Did you know that the GOP had a theme for yesterday’s convention presentations? It was actually, “Make America Work Again.” I guess that means that speakers were supposed to talk about the economy and job creation. But you wouldn’t have guessed it from watching last night. The topic hardly came up.
Instead, over the last few days, the theme of the convention so far has actually been, “Lock her up” (referring to Hillary Clinton, of course). Andrew Prokop documents that three speakers Monday night inspired that chant from the crowd: Republican Senate candidate Darryl Glenn, Lt. Gen. Michael Flynn and Pat Smith, the mother of Sean Smith, who died in the Benghazi attacks. While Chris Christie didn’t chant those words in his speech last night, his “prosecution” of Hillary Clinton was designed to elicit exactly that kind of response.
“Tonight, as a former federal prosecutor, I welcome the opportunity to hold her accountable for her performance and her character,” Christie said. “We must present those facts to you, a jury of her peers, both in this hall and in living rooms around our nation. Since the Justice Department refuses to allow you to render a verdict, let’s present the case now, on the facts, against Hillary Clinton.”
Then he ran through a series of familiar foreign policy criticisms of the Clinton and Obama administration — the Libya intervention, the attempt at a Russia “reset,” the Iran deal. But after each, he asked the crowd, “Is Hillary Clinton guilty or not guilty?”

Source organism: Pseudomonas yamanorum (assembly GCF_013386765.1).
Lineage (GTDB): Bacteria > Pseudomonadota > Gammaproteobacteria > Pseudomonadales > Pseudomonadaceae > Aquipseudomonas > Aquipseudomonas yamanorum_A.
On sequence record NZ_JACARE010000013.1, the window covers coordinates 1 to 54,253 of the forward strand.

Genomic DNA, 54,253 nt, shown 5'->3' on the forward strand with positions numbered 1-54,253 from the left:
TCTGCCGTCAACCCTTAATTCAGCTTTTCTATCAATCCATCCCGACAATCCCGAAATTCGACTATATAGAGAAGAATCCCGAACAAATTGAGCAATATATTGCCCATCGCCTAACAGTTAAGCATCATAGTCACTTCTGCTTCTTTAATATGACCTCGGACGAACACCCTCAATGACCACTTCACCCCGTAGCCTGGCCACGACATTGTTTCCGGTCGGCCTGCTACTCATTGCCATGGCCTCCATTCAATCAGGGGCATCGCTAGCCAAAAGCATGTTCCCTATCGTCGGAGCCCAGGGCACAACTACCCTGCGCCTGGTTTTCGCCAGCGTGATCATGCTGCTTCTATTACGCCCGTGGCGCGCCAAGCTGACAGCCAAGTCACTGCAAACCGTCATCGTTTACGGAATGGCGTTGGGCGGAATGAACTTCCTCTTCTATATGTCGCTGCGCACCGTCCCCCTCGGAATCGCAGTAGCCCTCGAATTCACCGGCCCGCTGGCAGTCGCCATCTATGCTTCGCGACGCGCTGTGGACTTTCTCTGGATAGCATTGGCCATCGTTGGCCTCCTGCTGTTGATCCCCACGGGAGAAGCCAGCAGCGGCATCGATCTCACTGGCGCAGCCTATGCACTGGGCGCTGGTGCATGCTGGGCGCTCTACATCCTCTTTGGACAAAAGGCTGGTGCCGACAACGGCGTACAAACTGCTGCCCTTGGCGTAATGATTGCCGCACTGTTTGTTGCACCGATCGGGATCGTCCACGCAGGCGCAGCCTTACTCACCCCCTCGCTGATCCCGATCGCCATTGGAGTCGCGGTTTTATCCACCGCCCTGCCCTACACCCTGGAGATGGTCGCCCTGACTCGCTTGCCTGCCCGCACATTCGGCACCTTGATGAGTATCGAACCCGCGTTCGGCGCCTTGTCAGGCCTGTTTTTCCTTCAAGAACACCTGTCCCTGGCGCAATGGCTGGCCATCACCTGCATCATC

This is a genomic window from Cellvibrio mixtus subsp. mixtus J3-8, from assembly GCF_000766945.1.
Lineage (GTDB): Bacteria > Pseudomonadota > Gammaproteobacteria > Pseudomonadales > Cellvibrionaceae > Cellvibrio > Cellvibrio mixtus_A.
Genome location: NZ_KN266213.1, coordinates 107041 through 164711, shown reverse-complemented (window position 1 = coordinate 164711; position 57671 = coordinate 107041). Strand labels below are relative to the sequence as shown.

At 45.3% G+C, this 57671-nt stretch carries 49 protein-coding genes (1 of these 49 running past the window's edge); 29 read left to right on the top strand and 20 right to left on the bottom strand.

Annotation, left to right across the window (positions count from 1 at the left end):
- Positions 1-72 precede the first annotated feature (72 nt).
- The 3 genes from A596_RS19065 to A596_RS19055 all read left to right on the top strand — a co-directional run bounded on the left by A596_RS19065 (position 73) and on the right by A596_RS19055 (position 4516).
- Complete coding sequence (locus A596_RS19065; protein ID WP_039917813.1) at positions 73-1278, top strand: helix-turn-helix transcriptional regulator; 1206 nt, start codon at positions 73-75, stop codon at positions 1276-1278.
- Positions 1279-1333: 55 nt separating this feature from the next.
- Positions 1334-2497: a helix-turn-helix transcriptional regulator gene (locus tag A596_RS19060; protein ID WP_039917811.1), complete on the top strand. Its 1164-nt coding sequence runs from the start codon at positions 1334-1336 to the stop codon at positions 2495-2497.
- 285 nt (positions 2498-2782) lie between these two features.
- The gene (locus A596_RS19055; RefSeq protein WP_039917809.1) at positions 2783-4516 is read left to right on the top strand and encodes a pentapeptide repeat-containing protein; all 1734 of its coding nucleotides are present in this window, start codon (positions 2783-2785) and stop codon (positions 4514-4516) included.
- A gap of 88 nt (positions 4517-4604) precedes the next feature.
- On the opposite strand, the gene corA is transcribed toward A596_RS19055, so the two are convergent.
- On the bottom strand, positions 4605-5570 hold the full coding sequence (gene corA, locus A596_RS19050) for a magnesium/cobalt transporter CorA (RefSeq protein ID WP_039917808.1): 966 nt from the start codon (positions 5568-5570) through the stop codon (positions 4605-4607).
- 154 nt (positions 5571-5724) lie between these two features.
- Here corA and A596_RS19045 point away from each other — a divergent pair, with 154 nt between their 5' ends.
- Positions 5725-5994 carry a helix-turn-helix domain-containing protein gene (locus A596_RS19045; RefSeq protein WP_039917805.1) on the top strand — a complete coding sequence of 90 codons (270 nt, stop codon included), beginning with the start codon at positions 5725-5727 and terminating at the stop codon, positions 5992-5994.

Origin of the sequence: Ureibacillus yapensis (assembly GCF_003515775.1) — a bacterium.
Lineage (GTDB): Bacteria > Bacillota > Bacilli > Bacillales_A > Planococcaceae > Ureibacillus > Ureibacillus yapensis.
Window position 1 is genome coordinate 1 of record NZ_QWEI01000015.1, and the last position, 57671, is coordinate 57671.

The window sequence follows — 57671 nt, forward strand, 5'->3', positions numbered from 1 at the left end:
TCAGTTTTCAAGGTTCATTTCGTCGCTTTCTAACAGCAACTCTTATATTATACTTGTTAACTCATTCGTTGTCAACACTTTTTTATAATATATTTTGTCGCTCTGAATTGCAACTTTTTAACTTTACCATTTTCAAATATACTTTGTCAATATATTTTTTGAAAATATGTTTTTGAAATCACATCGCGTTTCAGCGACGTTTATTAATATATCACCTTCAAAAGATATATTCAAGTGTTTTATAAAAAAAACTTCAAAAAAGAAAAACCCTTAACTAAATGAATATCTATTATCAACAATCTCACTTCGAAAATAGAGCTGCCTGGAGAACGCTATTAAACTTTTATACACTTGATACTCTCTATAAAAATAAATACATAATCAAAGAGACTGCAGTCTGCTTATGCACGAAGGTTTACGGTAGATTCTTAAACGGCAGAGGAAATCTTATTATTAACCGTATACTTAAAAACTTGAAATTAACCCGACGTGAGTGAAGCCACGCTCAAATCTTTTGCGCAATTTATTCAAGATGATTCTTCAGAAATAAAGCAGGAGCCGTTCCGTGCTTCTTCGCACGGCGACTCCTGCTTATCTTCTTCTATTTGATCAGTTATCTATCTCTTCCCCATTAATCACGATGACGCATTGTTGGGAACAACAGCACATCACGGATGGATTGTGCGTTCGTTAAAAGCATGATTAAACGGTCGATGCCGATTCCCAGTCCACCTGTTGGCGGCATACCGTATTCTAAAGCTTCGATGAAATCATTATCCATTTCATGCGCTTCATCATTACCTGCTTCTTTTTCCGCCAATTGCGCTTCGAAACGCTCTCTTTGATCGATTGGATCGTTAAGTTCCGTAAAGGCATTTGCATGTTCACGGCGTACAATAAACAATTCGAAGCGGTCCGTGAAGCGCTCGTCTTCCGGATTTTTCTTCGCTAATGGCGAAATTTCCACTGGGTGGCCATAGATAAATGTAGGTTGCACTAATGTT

The crowd shouted back with joy ever time, “Guilty!” And four times, they halls filled with cries of, “Lock her up! Lock her up! Lock her up!”
This is unprecedented in American politics. In many ways it speaks to the vacuity of any coherent GOP response to the actual policies Clinton has proposed. As we’ve seen, from the Republican perspective, this is not an election about ideas. It is a guttural fear-based response that has been ignited by a party that doesn’t really care about governing.
As I watched this erupt from the floor of the convention, I was reminded of several reactions from the audience at the GOP debates in 2012. For example, they cheered a mention of the 234 executions on Gov. Rick Perry’s watch, booed a gay soldier who was serving in Iraq for asking a question about ending DADT and yelled “Let him die” when Ron Paul was asked a question about what he would say to a young man with a serious illness who didn’t have health insurance. That was the kind of fever that was boiling up in the Republican base four years ago and has now managed to erupt in support of Donald Trump.
Republicans fanned the flames of this fever years ago in order to justify their post-policy obstruction of President Obama. Now the base has nominated a candidate who feeds off of it and, in return, feeds it back to the base. Politicians like Chris Christie have bought into it all and joined right in. It is an ugly sight to behold. I don’t believe that future historians will be kind to them for that.